It’s Women’s History Month and I’ve always been struck by a little message Pope Paul VI communicated at the end of the Second Vatican Council — well, especially since Pope Benedict XVI re-communicated it by handing it to me shortly before he stepped aside as pontiff. It said, in part:
the hour is coming, in fact has come, when the vocation of woman is being achieved in its fullness, the hour in which woman acquires in the world an influence, an effect and a power never hitherto achieved. That is why, at this moment when the human race is under-going so deep a transformation, women impregnated with the spirit of the Gospel can do so much to aid mankind in not falling.
It ends with:
Women, you do know how to make truth sweet, tender and accessible, make it your task to bring the spirit of this council into institutions, schools, homes and daily life. Women of the entire universe, whether Christian or non-believing, you to whom life is entrusted at this grave moment in history, it is for you to save the peace of the world.
Besides a dramatic counter-narrative to the conventional wisdom about what the Church things about women, it is also a wee bit of a plea for help. Pope Francis has talked about the Church as mother and it needs women to lead her children back to Confession, rebuilding and renewing life in the Church. So many women in so many ways are heralds of mercy, serving and leading and praying, in the Church and beyond.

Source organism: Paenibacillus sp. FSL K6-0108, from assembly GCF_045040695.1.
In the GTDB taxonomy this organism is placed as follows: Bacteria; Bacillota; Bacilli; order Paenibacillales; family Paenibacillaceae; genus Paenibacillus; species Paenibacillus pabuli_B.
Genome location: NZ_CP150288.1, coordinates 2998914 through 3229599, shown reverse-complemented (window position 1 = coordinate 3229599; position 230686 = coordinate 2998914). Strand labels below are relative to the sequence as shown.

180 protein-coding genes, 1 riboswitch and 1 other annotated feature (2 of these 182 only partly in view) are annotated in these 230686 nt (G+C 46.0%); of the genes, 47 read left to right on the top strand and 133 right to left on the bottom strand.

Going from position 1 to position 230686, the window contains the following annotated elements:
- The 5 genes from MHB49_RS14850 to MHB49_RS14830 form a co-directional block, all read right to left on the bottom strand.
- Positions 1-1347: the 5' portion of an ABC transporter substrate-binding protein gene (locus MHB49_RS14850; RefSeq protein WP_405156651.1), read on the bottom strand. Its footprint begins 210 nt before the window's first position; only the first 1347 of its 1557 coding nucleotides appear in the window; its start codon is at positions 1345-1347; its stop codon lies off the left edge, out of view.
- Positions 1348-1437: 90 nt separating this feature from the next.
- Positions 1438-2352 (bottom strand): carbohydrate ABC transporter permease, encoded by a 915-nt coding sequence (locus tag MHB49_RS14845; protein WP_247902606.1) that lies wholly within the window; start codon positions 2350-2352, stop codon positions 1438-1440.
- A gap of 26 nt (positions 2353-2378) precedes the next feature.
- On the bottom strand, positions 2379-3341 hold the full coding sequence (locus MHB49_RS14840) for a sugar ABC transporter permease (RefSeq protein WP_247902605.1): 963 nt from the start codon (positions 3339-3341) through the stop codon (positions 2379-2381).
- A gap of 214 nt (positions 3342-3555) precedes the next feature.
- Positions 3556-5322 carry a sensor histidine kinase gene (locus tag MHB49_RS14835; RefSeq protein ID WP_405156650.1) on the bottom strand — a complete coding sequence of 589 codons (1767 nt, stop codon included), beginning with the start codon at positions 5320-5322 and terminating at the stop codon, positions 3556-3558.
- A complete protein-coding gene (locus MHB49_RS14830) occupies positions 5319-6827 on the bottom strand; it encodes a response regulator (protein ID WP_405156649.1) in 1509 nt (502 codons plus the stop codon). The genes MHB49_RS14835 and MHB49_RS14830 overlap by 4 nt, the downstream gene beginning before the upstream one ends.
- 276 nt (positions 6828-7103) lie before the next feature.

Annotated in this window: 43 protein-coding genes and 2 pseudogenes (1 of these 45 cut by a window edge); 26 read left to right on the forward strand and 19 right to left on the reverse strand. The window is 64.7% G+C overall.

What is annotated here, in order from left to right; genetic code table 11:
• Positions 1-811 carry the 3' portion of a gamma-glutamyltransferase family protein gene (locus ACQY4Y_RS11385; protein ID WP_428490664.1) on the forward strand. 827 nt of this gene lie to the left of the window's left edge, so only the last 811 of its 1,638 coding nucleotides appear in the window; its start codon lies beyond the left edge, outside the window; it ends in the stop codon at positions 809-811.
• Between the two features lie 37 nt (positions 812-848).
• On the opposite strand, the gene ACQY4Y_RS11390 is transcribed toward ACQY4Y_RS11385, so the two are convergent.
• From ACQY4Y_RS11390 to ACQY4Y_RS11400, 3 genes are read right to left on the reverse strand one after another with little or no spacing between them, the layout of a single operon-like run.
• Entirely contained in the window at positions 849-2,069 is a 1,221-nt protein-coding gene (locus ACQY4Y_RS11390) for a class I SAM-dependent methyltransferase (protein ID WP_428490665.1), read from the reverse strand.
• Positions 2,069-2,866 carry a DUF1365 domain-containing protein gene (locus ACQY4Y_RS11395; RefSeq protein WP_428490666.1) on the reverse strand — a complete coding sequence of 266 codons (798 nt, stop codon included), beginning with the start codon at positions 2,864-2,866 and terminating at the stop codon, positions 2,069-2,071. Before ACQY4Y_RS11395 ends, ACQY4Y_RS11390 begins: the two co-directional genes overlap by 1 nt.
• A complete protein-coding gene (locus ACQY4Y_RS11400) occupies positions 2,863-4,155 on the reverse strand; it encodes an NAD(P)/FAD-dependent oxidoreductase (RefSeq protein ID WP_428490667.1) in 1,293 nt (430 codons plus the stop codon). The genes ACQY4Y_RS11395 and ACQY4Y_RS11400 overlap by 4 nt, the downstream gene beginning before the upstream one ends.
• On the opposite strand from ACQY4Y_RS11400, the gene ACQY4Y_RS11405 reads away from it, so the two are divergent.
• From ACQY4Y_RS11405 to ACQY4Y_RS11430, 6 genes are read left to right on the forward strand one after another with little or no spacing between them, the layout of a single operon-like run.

The world had their eyes on a priest of Arlington, Fr. Paul Scalia, a few weeks ago during the Mass for his father, Justice Antonin Scalia. Just a little later this month — a week from this coming weekend — the Diocese of Arlington, Va., will hold a women’s conference. It’s an opportunity for a close encounter with what we saw that day: prayers for God’s mercy showered on a beloved father, husband, friend, and public servant.
Kathleen Beckman, one of the featured speakers on March 12, is author of two pretty important books. One is God’s Healing Mercy, which is a bit of a how-to guide to mercy, to awaken or refresh the Christian life in you. Another is Praying for Priests, which is so essential to the life of the Church — and getting people back to the sacraments, praying the Mass with their lives. (I talked with her about the mercy book here and here and the priests book here.)
If you’re a woman in the D.C. metro area or vicinity wondering what all this mercy talk is all about, why it’s so critical now, or just want a Saturday timeout to refocus priorities, this might be a great gift for you and friends. (Details here.)
Thérèse Bermpohl is director of the Office for Family Life in Arlington, which is running the conference, and explains a bit about the day.
Q: What’s the point of an annual women’s conference?
A: To offer women of faith the opportunity to connect with one another, to be inspired by great speakers and to share together in the Eucharistic feast.
Q: How is it different than the men’s a week before?
A: For the first time ever, both conferences will be focusing on the same theme, “the Extravagant Mercy of God the Father.” Of course, we chose this theme because of this Extraordinary Jubilee year of Mercy proclaimed by our Holy Father. The men’s conference will feature Damen Owens, executive director of the Theology of the Body Institute, Fr. David Pignato, Harvard Law school graduate and Professor of Theology at St. John’s seminary in Boston and Dr. Michael Horne, director of clinical services for Catholic Charities, Diocese of Arlington. The women will hear from Kathleen Beckman, author of God’s Healing Mercy and Sr. Clare Hunter, Respect Life Director for the Diocese of Arlington.
Q: Why separate the two?
A: Men and women have unique gifts and we want to celebrate our differences, honing in on what makes each special.